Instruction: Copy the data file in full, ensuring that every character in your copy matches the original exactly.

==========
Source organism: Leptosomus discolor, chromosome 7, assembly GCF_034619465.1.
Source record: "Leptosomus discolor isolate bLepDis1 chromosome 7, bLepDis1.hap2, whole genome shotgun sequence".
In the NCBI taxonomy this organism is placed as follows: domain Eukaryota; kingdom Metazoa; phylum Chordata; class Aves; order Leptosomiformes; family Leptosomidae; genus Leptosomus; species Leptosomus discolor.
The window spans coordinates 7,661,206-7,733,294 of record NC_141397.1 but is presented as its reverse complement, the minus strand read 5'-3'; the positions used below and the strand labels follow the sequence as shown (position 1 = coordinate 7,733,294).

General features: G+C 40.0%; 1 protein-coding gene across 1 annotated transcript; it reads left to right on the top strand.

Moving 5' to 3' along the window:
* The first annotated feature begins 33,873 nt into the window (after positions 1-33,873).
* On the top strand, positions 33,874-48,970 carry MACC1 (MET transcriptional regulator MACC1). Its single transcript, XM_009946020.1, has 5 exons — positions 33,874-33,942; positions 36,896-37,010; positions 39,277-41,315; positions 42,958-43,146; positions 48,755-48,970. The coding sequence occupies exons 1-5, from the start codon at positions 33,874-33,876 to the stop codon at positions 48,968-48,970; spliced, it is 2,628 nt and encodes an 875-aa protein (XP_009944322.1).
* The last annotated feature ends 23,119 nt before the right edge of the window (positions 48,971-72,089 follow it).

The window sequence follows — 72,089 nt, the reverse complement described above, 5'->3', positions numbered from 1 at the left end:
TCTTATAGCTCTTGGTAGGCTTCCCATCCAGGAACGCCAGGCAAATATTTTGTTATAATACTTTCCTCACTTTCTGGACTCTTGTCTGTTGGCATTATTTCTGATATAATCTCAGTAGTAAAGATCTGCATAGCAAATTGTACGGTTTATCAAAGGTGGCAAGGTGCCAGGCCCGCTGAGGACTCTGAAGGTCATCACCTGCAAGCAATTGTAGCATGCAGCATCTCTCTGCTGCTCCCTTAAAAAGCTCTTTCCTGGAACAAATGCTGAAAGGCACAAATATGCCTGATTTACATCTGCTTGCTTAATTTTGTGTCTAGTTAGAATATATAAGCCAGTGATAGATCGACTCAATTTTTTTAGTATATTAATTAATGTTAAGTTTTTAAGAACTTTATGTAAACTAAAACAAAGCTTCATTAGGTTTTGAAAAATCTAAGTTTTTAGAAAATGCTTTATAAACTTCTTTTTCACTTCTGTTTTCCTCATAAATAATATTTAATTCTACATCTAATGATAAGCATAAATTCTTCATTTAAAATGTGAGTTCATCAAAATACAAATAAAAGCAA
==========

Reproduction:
Source organism: Leptosomus discolor, chromosome 7, assembly GCF_034619465.1.
Source record: "Leptosomus discolor isolate bLepDis1 chromosome 7, bLepDis1.hap2, whole genome shotgun sequence".
In the NCBI taxonomy this organism is placed as follows: domain Eukaryota; kingdom Metazoa; phylum Chordata; class Aves; order Leptosomiformes; family Leptosomidae; genus Leptosomus; species Leptosomus discolor.
The window spans coordinates 7,661,206-7,733,294 of record NC_141397.1 but is presented as its reverse complement, the minus strand read 5'-3'; the positions used below and the strand labels follow the sequence as shown (position 1 = coordinate 7,733,294).

General features: G+C 40.0%; 1 protein-coding gene across 1 annotated transcript; it reads left to right on the top strand.

Moving 5' to 3' along the window:
* The first annotated feature begins 33,873 nt into the window (after positions 1-33,873).
* On the top strand, positions 33,874-48,970 carry MACC1 (MET transcriptional regulator MACC1). Its single transcript, XM_009946020.1, has 5 exons — positions 33,874-33,942; positions 36,896-37,010; positions 39,277-41,315; positions 42,958-43,146; positions 48,755-48,970. The coding sequence occupies exons 1-5, from the start codon at positions 33,874-33,876 to the stop codon at positions 48,968-48,970; spliced, it is 2,628 nt and encodes an 875-aa protein (XP_009944322.1).
* The last annotated feature ends 23,119 nt before the right edge of the window (positions 48,971-72,089 follow it).

The window sequence follows — 72,089 nt, the reverse complement described above, 5'->3', positions numbered from 1 at the left end:
TCTTATAGCTCTTGGTAGGCTTCCCATCCAGGAACGCCAGGCAAATATTTTGTTATAATACTTTCCTCACTTTCTGGACTCTTGTCTGTTGGCATTATTTCTGATATAATCTCAGTAGTAAAGATCTGCATAGCAAATTGTACGGTTTATCAAAGGTGGCAAGGTGCCAGGCCCGCTGAGGACTCTGAAGGTCATCACCTGCAAGCAATTGTAGCATGCAGCATCTCTCTGCTGCTCCCTTAAAAAGCTCTTTCCTGGAACAAATGCTGAAAGGCACAAATATGCCTGATTTACATCTGCTTGCTTAATTTTGTGTCTAGTTAGAATATATAAGCCAGTGATAGATCGACTCAATTTTTTTAGTATATTAATTAATGTTAAGTTTTTAAGAACTTTATGTAAACTAAAACAAAGCTTCATTAGGTTTTGAAAAATCTAAGTTTTTAGAAAATGCTTTATAAACTTCTTTTTCACTTCTGTTTTCCTCATAAATAATATTTAATTCTACATCTAATGATAAGCATAAATTCTTCATTTAAAATGTGAGTTCATCAAAATACAAATAAAAGCAA